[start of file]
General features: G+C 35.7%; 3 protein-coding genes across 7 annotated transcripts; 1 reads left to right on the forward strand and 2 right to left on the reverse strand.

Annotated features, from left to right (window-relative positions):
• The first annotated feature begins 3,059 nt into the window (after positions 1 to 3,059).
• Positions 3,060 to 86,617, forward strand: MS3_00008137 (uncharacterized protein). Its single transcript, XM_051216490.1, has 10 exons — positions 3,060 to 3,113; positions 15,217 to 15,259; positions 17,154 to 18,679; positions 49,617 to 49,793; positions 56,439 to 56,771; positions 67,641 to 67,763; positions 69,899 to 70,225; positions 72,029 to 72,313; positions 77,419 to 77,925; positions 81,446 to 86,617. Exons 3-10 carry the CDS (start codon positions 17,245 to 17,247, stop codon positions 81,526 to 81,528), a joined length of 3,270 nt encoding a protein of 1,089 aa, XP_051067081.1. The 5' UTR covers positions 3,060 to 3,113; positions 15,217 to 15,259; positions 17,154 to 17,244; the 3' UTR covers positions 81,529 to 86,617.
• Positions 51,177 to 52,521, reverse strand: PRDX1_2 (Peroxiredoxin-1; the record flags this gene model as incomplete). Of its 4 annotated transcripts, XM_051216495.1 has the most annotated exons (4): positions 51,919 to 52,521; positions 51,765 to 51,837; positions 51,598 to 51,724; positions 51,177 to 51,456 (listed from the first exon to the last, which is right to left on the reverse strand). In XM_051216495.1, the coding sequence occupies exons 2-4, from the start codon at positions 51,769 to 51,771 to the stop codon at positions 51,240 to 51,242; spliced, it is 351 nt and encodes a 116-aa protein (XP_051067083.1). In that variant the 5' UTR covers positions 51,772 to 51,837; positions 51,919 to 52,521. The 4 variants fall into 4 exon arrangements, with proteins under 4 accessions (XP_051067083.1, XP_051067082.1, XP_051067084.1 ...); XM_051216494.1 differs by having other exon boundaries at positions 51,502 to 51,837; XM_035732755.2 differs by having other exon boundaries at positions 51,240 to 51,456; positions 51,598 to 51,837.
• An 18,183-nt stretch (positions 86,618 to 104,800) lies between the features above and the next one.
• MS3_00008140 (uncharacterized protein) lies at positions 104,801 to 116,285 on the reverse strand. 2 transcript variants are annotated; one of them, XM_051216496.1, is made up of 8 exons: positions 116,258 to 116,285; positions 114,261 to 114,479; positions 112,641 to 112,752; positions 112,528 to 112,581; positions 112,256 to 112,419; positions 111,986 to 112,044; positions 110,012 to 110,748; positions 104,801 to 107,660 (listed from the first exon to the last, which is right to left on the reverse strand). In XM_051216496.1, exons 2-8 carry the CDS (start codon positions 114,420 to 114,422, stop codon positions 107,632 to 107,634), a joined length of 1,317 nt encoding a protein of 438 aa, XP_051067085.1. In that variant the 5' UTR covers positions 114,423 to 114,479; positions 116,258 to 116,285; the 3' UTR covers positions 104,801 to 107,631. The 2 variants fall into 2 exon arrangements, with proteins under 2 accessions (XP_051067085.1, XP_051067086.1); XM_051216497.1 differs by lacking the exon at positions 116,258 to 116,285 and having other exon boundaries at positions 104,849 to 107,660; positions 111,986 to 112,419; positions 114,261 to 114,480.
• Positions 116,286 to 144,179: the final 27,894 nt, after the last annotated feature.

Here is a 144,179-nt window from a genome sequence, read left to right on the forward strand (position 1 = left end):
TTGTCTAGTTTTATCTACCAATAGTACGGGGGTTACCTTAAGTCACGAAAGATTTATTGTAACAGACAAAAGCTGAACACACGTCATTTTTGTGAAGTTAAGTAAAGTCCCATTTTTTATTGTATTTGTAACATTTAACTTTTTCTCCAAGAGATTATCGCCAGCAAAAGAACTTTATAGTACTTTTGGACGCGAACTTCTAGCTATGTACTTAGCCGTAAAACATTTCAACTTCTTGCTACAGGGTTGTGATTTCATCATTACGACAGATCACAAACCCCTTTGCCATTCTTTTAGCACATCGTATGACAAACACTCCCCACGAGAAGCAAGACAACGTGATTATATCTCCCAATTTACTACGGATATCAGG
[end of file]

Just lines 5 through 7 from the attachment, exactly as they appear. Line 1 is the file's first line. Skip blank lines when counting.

• Positions 51,177 to 52,521, reverse strand: PRDX1_2 (Peroxiredoxin-1; the record flags this gene model as incomplete). Of its 4 annotated transcripts, XM_051216495.1 has the most annotated exons (4): positions 51,919 to 52,521; positions 51,765 to 51,837; positions 51,598 to 51,724; positions 51,177 to 51,456 (listed from the first exon to the last, which is right to left on the reverse strand). In XM_051216495.1, the coding sequence occupies exons 2-4, from the start codon at positions 51,769 to 51,771 to the stop codon at positions 51,240 to 51,242; spliced, it is 351 nt and encodes a 116-aa protein (XP_051067083.1). In that variant the 5' UTR covers positions 51,772 to 51,837; positions 51,919 to 52,521. The 4 variants fall into 4 exon arrangements, with proteins under 4 accessions (XP_051067083.1, XP_051067082.1, XP_051067084.1 ...); XM_051216494.1 differs by having other exon boundaries at positions 51,502 to 51,837; XM_035732755.2 differs by having other exon boundaries at positions 51,240 to 51,456; positions 51,598 to 51,837.
• An 18,183-nt stretch (positions 86,618 to 104,800) lies between the features above and the next one.
• MS3_00008140 (uncharacterized protein) lies at positions 104,801 to 116,285 on the reverse strand. 2 transcript variants are annotated; one of them, XM_051216496.1, is made up of 8 exons: positions 116,258 to 116,285; positions 114,261 to 114,479; positions 112,641 to 112,752; positions 112,528 to 112,581; positions 112,256 to 112,419; positions 111,986 to 112,044; positions 110,012 to 110,748; positions 104,801 to 107,660 (listed from the first exon to the last, which is right to left on the reverse strand). In XM_051216496.1, exons 2-8 carry the CDS (start codon positions 114,420 to 114,422, stop codon positions 107,632 to 107,634), a joined length of 1,317 nt encoding a protein of 438 aa, XP_051067085.1. In that variant the 5' UTR covers positions 114,423 to 114,479; positions 116,258 to 116,285; the 3' UTR covers positions 104,801 to 107,631. The 2 variants fall into 2 exon arrangements, with proteins under 2 accessions (XP_051067085.1, XP_051067086.1); XM_051216497.1 differs by lacking the exon at positions 116,258 to 116,285 and having other exon boundaries at positions 104,849 to 107,660; positions 111,986 to 112,419; positions 114,261 to 114,480.